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How To Get An Effective Workout In Your Lunch Break

  • Author:RACHEL HOSIE
  • Source:The Independent
  • Release on :2017-08-10


    With lengthy commutes, demanding desk jobs and a busy social calendar (or a lack of energy to do anything more than collapse on the sofa of an evening), finding time to exercise can be hard. 

    So theoretically, working out in your lunch break is a brilliant idea. 

  In practice though, most of us are put off: we don’t feel we really have time to do a meaningful gym session, shower, eat and get back to our desks.  

    But this needn’t be the case.  

   With a spot of forward planning and the knowledge of how to maximise your workout in a short amount of time, you can exercise efficiently in your lunch break and thus find you work even better once back at your desk afterwards.  

   We spoke to Michael Betts, a gym trainer, to find out what we need to do in order to fit in a meaningful workout in a lunch break. 

  Here’s an example of a simple 30 minute bodyweight workout that can be done anywhere.  

Warm-up (5 – 10 minutes) 



    Use the walk from work to get your body ready to exercise. If you can’t, then jump on the treadmill or bike for five minutes before you move onto the mobilisation.  
Mobilisation (2.5 minutes)  

     This part of the workout aims to mobilise the joints to ensure you have a good range of movement and to make sure your body is ready for the upcoming exercises. Mobilisation exercises are full body movements that slowly take the joints through their full range of motion. 

Peripheral Heart Action/PHA (5 minutes) 



   PHA is about doing exercises which target the lower body followed immediately by exercises that target the upper body. You then continue to alternate between the two. These are generally strength based exercises but because you keep changing the working body part, you also increase your cardiovascular fitness.  

   There is generally little rest between the exercises and your heart and circulatory systems have to keep moving the blood, carrying oxygen and nutrients for the working muscles, from the lower body to the upper and back again.  

   Your heart rate and respiration will increase resulting in overall improvements to your fitness. It’s also a great way to increase caloric expenditure in a short amount of time.  

Core (5 minutes) 

    Full body exercises which require core control will also help you burn more calories in a short amount of time. In our sample workout, we use a Single Arm Down Dog to Plank. You’ll find you need to contract all the muscles of your body, especially your core, resulting in you burning more calories.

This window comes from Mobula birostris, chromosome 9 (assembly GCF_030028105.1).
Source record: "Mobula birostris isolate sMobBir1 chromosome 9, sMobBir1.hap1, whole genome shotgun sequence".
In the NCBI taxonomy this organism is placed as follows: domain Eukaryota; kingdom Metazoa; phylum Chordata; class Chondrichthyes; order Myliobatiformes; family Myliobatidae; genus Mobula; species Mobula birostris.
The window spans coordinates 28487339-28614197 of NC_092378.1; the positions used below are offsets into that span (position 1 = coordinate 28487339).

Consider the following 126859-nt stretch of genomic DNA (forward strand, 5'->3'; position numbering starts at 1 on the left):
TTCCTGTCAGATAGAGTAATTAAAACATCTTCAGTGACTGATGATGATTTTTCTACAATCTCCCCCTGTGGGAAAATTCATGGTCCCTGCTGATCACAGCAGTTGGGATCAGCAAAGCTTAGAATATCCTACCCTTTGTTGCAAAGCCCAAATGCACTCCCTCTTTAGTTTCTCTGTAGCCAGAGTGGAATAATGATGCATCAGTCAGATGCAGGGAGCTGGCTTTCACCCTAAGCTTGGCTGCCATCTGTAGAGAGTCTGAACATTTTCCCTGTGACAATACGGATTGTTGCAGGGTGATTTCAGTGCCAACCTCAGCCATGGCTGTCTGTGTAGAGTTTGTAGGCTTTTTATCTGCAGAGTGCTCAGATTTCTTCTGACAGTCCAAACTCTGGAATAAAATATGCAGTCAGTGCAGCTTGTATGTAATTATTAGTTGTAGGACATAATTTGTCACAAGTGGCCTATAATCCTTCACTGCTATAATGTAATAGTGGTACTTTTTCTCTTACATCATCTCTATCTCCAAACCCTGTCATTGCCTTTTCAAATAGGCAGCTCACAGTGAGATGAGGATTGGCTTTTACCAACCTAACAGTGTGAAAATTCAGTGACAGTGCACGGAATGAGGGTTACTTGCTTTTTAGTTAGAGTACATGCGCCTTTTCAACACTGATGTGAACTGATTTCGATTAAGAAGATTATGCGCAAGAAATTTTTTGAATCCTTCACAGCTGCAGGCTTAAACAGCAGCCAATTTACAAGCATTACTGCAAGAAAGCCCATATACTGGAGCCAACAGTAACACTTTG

Agility (5 Minutes) 

  As we get older, our ability to get up off the floor and do activities that require fast changes in direction decreases. Like all aspects of fitness however, our agility is something that we can train, maintain and even improve over time regardless of age.  

   By including a five minute agility sequence in your lunchtime workout, you can improve your ability to move around more freely and decrease the chance of injury when doing something that is a little more out of the ordinary. 

Balance (5 minutes)  



  A lack of balance and proprioception (body awareness) can increase the chance of injury. The best exercises designed to improve these things are not just static balances, but dynamic movements that require focus and core control.  

    The five minute sequence included in our example blast workout will take you through a variety of positions where you’ll struggle to maintain your balance. Each time you do it though, you’ll get better.  

Active Recovery (2.5 minutes) 



   Stretching is important. If we don’t stretch when we exercise, the muscles will shorten over time, they’ll feel tight and the chance of injury is greatly increased. At the end of you workout, you won’t really have enough time to do a full body stretch. So I have included example of exercises which will help reduce this shortening effect of exercise.  

    It is highly recommended though - you set aside one to two sessions per week where you can focus on your flexibility. I would suggest a good mid-week stretch and then one on the weekend when you have more time. You won’t need a lot of space and it can be done anywhere.  

    And just like that, your workout’s done and you haven’t had to get up early or sacrifice your social life in the evenings. 

   If you get into the habit of exercising at lunchtime, it will just become a normal part of your day, you’ll be more focused at work in the afternoon after having a decent break, you’ll have more energy and - once you start seeing results - you’ll probably never go back to eating al desko.